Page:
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Printing on the Anycubic Kobra

I had the Anykubic Kobra for nearly a month and threw all kinds of filaments and models its way. It handled everything beautifully, from PLA to TPU. Here’s a few of the highlights.

The first print ran on the Anycubic Kobra was a presliced owl that came on the SD card. I used the sample coil of white PLA and it printed without problem.

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I needed a trash can to collect my scraps of PLA for recycling, so my first “real” print on the Anycubic Kobra was the Happy Pot :) by Fishbowl38. I used a remix found on Printables.com and ran it at a .2mm layer height with Inland Turquoise PLA. This pot is pretty sturdy, so it took 30 hours to run and took up a good chunk of the bed at 173x183mm.

(Image credit: Tom's Hardware)

To test bed adhesion, I ran the  Crystal Dragon by Cinderwing3D in Amolen Silk Shiny Blue Silver PLA. (opens in new tab) I sliced it with a standard .2 mm layer height and let it run for 31 hours with no glue or raft. It printed perfectly and slid right off the bed when it was finished.

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Since the Anykubic Kobra is a direct drive printer, I had to make a TPU Fred the Frog in MatterHacker’s Translucent Purple TPU by Xx_SushiCat_xX. I ran it at a .2mm layer height. It’s not perfect, but not too bad for TPU either.

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Next, here’s 3D Printing World’s print in place Planetary Pencil Holder with a planetary gear on the bottom. It requires a well tuned printer or it won’t work. It is a tricky 28-hour print that nearly maxed out the build height of the printer at 229mm tall. The container has three compartments that revolve around a center axis. The filament is Protopasta’s Midnight Multicolor HTPLA.

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The next print was a bit of a project and took a few days with all the filament switching and dozens of pieces. This is Stephanie’s Knotted Vase, an 18-hour print with a thick .28 mm layer height in Matterhacker’s Build Series Silky PLA Blue. The vase is filled with a half dozen of 3D Printy’s flat print Sunflowers. Each flower consists of a stem (Creality Green PLA (opens in new tab)), three layers of petals that are only .4mm thick (PolyLite Yellow PLA (opens in new tab)) and a center disk (Filament One PLA Pro Select Glint Brown). The petals are so thin you’re able to shape them with a heat gun.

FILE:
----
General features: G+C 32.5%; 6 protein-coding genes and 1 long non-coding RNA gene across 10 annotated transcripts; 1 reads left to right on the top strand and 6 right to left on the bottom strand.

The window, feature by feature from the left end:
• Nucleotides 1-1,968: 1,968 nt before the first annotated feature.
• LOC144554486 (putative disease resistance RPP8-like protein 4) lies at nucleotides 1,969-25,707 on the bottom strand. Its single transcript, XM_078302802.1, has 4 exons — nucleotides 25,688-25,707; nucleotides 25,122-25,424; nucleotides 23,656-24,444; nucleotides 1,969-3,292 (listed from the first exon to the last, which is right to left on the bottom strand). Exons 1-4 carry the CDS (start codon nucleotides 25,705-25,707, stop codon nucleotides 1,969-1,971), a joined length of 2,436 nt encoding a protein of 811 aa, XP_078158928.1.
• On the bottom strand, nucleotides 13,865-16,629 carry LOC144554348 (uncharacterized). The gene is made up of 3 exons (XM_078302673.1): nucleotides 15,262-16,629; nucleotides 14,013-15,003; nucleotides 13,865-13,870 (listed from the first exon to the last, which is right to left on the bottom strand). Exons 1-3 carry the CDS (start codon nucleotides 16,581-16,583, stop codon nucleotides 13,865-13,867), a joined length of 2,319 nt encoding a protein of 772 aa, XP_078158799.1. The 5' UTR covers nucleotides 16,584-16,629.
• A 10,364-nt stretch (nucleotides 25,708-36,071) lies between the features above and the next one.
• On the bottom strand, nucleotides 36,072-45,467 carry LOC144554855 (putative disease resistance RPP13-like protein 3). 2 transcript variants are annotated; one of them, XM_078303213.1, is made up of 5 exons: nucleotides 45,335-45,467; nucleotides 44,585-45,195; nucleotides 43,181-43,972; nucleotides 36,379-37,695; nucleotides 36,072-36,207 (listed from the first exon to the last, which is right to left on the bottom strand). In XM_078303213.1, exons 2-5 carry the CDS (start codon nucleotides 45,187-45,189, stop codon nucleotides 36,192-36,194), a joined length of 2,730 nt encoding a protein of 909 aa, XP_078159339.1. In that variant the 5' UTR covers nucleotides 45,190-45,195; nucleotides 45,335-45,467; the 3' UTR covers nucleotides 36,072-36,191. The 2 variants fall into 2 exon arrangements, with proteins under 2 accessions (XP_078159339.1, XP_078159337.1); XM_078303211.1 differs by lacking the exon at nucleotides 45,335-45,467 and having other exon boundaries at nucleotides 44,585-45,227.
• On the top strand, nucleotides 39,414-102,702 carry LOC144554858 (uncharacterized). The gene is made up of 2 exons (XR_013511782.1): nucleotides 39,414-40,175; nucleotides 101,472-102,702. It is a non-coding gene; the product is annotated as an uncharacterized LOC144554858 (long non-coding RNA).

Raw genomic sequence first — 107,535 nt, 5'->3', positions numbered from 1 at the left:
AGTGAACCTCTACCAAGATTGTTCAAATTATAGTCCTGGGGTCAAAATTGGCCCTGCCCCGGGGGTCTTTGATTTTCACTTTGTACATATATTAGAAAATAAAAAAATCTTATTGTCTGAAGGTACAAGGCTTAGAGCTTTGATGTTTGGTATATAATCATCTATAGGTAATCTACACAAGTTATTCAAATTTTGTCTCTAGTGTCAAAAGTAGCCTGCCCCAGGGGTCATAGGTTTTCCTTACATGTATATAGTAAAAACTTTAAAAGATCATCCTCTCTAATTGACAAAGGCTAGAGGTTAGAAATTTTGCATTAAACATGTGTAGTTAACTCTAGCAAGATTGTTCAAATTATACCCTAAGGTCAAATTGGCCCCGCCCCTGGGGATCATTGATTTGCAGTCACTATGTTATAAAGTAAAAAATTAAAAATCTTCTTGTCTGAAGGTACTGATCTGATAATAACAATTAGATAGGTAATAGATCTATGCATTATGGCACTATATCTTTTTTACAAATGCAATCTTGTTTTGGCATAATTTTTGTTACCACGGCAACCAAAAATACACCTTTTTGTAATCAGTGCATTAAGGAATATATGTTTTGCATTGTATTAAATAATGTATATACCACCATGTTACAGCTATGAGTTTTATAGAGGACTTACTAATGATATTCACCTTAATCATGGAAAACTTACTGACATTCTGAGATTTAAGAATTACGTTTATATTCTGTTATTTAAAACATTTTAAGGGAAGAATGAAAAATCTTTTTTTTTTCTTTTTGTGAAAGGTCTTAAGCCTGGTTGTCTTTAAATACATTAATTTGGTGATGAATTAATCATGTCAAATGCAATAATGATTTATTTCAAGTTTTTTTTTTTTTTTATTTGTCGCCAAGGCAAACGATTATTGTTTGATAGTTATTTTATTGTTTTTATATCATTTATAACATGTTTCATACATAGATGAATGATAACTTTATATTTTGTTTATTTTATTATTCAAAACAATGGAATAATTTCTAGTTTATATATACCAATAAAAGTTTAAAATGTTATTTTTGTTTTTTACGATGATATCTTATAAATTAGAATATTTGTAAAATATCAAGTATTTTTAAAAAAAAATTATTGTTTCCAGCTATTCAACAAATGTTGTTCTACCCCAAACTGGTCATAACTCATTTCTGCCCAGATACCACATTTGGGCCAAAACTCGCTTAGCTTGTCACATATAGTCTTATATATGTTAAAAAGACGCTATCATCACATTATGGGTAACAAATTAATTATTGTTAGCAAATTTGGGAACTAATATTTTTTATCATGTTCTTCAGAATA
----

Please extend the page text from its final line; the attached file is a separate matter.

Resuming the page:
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Anycubic Kobra Max

The Anycubic Kobra is kicking off a new series (opens in new tab) of printers for 2022. They are also releasing a larger Anycubic Kobra Max, soon to be reviewed. The Anycubic Kobra Max has a 400 x 400 x 450 mm build volume, bowden drive, auto bed leveling and a carborundum glass plate for $539.

Bottom Line

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I really like the Anycubic Kobra. It’s simple to put together and simple to use – it just works. This is a great first printer for someone new to the hobby and a good choice to give to a teen looking to expand their STEM and Maker skills. 

Seasoned makers should enjoy this printer as well since it’s a no fuss machine. I’m not sure how easy it would be to upgrade since it’s built entirely in house by Anycubic. However, the Anycubic Vyper was a huge success, so I’m sure 3rd party manufacturers will have an all metal (or bi-metal) hotend for it soon enough. 

If you’re interested in a less expensive first printer, check out the Ender 2 Pro. It's a smaller machine without auto bed leveling, but has very good quality and comes mostly assembled like the Anycubic Kobra. The Ender 3 Pro is still a solid – and less expensive – choice with a similar build volume. It ships unassembled, making it more of an afternoon project. It also lacks auto bed leveling and the direct drive extruder. 

If you’re looking for proven reliably with all the bells and whistles –  and don’t mind the premium price tag – check out the Prusa MK3S+.

Denise Bertacchi
Freelance Reviewer

Denise Bertacchi is a Contributing Writer for Tom’s Hardware US, covering 3D printing.